Parenting from prison: The collateral damage of harsh mandatory sentences
Today, in her native Alabama, the mandatory minimum for Class A felonies, including rape and kidnapping, is 10 years. Manslaughter, a Class B felony, carries a minimum of two years and a maximum of 20. The typical street-level dealer, the classification that would come closest to describing Stephanie, was sometimes in and out of county lock up the same day.
It is thus no surprise that over the years, whenever prison officials heard how long her sentence was, they would ask, “Who did you kill?”
Mothering by phone
Once Stephanie was in prison she quickly woke up on the drug issue. A 40-hour drug awareness class left an imprint. So did her fellow inmates. She saw the gaunt faces of meth addicts, the sleepiness and scratching of heroin addicts.
She played cards with women who were still addicted to crack after eight or 10 years in prison. They could taste it in their mouths, they said. They went to sleep early because the cravings grew more intense late at night. It wasn’t long before she became a strong anti-drug advocate. The more she saw, the more she worried about her own kids. But beyond her 15-minute calls and intermittent visits, there was little she could do.
She knew it would be years until she could be with her children again, but she was still their mother. So she used the phone. Usually she called her mom’s house because her kids would all congregate there in the afternoons. She would talk to each child.
She paid for her own calls with the $1.65 an hour she earned working in prison. Calls were 23 cents a minute with a 15-minute limit per call and 300 minutes maximum per month. She always used up every minute.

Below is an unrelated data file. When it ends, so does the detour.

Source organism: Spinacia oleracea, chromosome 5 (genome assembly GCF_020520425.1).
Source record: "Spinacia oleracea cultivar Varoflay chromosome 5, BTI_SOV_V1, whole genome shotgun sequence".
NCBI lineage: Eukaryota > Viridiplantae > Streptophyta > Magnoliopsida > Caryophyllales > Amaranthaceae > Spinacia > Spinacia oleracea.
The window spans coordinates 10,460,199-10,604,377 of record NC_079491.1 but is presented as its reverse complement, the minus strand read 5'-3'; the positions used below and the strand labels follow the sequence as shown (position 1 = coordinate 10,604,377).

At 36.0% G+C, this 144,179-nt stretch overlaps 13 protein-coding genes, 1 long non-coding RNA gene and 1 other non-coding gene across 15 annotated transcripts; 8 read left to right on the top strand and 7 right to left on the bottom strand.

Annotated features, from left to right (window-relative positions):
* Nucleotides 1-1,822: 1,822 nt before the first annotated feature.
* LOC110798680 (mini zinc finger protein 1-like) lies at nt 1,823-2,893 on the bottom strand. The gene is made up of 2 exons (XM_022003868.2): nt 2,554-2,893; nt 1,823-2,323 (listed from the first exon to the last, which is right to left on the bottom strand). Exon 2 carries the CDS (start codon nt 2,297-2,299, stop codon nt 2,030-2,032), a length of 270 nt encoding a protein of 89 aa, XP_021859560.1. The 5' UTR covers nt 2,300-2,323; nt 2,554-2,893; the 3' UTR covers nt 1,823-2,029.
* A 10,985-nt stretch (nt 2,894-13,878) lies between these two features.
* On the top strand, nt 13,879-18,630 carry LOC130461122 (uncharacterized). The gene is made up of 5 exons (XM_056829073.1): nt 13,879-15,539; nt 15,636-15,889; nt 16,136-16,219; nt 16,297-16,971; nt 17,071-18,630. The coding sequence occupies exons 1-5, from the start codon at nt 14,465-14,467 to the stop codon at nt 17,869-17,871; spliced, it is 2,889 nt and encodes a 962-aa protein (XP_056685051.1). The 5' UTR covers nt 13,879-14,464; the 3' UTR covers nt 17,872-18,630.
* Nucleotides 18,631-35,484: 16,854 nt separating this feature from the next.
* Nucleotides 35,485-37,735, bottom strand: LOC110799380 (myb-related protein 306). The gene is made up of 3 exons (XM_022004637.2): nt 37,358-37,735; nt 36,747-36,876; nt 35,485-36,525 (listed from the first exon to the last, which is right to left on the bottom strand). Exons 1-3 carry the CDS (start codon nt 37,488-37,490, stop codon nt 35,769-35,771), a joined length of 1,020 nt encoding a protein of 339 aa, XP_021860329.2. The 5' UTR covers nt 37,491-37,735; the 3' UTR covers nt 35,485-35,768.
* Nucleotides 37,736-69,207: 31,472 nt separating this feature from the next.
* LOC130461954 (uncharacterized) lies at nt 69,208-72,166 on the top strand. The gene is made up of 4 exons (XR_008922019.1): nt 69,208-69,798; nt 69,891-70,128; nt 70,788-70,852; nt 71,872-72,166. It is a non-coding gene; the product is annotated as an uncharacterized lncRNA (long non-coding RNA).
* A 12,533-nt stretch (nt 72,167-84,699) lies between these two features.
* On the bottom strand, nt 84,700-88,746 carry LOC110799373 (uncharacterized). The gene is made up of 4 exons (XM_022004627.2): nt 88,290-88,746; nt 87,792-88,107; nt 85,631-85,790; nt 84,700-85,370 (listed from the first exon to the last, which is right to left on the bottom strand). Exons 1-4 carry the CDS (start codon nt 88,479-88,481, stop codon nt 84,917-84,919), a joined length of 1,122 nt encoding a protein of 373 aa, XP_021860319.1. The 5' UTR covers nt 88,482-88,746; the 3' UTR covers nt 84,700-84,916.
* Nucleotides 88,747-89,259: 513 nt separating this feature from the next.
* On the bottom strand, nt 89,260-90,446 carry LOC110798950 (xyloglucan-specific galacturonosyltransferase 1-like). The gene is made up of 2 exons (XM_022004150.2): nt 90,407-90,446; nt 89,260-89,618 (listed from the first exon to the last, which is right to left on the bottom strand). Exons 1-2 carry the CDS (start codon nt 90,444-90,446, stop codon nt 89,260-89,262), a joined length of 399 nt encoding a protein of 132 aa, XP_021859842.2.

She talked to her kids about life, about school, about sex, about drugs. She urged a 17-year-old boy to buck up and get out the house: “Life doesn’t stop because I’m in prison,” she said.
Later she would urge another 17-year old, her daughter, to wait to have a child.
“You don’t want to mess with kids now. Get your education first,” she said, the voice of experience.
“I knew if they talked a lot, things were OK,” she says. “But if they were quiet, something was wrong.”
She didn’t tell her kids how long her sentence was, fearing it would break their hearts. They found out on the street. At first, they resented her for not telling them. Later, they understood.
“They were so young,” she said. “How can you tell a child that you got 30 years?”
Tough on crime
Critics of mandatory minimums often say that we tend to “imprison people we are mad at, not just people we are afraid of.” But in the 1980s when mandatory minimums came into vogue, that distinction often blurred.
Mandatory minimums came into vogue at a time when violent crime was climbing. Homicide rates spiked 83 percent from 8.7 per 100,000 in 1985 to 15.9 in 1993. While victims and offenders were disproportionately young, black, male and geographically concentrated, crime fears became widespread and politically potent.
Often, new sentencing rules were spurred by some specific, horrible event, said Don Stern, who served as U.S. Attorney for Massachusetts from 1993 to 2001. The murders of two young girls by repeat offenders, for example, drove momentum for 1994 California’s Three Strikes Law.
The mid-1980s saw the sudden emergence of crack cocaine — cheap, lucrative and suddenly pervasive on the streets. Battles over turf for crack markets led to violence, and the 1986 overdose death of Len Bias, a University of Maryland basketball star who had just been drafted by the Boston Celtics, fed a widespread perception that crack cocaine was much more dangerous than powder.
That perception of higher danger led to the extreme sentencing differences between crack and powder, Stern said, with crack getting 10 times the severity of powder in federal law.
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